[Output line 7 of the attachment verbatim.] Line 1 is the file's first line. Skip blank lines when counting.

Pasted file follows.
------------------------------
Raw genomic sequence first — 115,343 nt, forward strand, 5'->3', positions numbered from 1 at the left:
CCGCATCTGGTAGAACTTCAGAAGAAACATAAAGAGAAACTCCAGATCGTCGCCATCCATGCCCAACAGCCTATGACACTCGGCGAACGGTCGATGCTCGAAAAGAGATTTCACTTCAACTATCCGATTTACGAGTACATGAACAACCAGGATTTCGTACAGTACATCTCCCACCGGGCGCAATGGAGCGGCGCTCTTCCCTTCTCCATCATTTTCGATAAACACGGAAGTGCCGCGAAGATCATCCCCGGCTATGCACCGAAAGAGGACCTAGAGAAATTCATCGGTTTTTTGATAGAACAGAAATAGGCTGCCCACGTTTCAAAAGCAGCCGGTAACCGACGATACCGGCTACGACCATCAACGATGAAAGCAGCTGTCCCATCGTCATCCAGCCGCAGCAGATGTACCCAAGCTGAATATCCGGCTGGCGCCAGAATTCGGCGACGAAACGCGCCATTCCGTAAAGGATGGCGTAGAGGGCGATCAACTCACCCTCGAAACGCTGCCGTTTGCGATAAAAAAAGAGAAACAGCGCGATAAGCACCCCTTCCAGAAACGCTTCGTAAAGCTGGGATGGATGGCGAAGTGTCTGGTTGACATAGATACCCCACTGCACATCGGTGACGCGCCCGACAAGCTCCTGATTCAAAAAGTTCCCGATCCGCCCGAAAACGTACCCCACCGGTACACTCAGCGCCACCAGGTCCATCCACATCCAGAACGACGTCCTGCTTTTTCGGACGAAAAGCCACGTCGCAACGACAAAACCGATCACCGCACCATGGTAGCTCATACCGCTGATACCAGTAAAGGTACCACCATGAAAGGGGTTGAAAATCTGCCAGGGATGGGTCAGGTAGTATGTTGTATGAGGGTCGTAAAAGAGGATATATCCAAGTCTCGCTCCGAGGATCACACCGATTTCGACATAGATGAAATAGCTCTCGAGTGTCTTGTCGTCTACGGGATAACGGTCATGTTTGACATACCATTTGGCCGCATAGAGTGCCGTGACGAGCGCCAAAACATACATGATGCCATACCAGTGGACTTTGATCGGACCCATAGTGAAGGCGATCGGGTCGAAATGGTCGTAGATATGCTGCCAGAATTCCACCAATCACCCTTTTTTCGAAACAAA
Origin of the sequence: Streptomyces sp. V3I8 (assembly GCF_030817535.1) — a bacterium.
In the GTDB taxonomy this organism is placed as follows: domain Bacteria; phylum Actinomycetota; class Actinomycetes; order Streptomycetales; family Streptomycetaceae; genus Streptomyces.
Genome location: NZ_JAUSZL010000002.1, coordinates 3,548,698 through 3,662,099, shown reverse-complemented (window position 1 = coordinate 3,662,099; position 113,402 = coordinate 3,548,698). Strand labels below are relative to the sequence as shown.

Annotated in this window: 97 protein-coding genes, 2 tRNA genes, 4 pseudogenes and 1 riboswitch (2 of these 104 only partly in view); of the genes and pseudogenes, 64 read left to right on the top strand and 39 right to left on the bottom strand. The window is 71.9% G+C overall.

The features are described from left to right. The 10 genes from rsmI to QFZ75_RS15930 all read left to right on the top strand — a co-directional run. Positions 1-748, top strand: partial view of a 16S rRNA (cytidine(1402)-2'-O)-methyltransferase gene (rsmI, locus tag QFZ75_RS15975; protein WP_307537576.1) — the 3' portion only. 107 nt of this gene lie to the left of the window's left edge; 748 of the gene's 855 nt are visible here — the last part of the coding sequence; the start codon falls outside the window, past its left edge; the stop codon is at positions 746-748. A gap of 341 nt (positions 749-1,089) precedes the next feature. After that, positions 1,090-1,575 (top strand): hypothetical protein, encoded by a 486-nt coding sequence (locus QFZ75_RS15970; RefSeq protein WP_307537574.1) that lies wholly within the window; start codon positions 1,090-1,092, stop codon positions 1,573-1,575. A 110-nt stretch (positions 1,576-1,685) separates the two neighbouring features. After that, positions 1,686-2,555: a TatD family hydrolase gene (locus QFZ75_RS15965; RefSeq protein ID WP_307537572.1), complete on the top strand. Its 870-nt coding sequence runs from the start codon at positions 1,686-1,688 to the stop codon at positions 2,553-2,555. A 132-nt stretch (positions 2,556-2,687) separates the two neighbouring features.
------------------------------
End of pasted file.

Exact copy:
The features are described from left to right. The 10 genes from rsmI to QFZ75_RS15930 all read left to right on the top strand — a co-directional run. Positions 1-748, top strand: partial view of a 16S rRNA (cytidine(1402)-2'-O)-methyltransferase gene (rsmI, locus tag QFZ75_RS15975; protein WP_307537576.1) — the 3' portion only. 107 nt of this gene lie to the left of the window's left edge; 748 of the gene's 855 nt are visible here — the last part of the coding sequence; the start codon falls outside the window, past its left edge; the stop codon is at positions 746-748. A gap of 341 nt (positions 749-1,089) precedes the next feature. After that, positions 1,090-1,575 (top strand): hypothetical protein, encoded by a 486-nt coding sequence (locus QFZ75_RS15970; RefSeq protein WP_307537574.1) that lies wholly within the window; start codon positions 1,090-1,092, stop codon positions 1,573-1,575. A 110-nt stretch (positions 1,576-1,685) separates the two neighbouring features. After that, positions 1,686-2,555: a TatD family hydrolase gene (locus QFZ75_RS15965; RefSeq protein ID WP_307537572.1), complete on the top strand. Its 870-nt coding sequence runs from the start codon at positions 1,686-1,688 to the stop codon at positions 2,553-2,555. A 132-nt stretch (positions 2,556-2,687) separates the two neighbouring features.